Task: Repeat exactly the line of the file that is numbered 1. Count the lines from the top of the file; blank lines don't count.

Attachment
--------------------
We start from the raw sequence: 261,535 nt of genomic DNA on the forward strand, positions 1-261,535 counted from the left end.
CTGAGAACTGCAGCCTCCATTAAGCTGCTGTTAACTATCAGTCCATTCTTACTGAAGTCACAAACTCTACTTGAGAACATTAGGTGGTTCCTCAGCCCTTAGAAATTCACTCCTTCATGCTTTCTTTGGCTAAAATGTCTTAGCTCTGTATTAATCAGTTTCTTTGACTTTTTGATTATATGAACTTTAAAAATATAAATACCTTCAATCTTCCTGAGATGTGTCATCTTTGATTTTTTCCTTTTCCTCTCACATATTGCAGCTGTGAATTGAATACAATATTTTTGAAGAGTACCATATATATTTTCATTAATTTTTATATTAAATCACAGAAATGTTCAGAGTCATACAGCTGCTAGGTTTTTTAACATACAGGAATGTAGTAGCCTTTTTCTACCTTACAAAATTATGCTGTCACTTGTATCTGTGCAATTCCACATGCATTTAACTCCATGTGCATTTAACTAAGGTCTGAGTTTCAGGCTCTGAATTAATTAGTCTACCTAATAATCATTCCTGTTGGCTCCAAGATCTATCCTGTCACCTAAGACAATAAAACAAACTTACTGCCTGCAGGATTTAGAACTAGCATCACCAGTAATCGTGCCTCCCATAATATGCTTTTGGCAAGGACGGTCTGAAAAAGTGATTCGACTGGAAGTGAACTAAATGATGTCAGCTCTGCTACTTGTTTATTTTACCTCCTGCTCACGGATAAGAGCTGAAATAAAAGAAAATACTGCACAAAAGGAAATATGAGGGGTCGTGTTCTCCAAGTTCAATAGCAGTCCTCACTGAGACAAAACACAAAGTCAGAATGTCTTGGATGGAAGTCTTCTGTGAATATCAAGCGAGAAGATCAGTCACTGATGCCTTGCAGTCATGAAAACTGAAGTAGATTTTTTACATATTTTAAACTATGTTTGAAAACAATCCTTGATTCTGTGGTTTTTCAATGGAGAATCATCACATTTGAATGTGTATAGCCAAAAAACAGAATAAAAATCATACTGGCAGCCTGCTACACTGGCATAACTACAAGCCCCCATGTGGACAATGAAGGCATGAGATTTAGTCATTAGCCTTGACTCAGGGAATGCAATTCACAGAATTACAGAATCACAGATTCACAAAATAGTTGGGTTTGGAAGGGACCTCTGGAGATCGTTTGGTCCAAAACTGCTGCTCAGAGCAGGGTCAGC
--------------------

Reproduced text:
We start from the raw sequence: 261,535 nt of genomic DNA on the forward strand, positions 1-261,535 counted from the left end.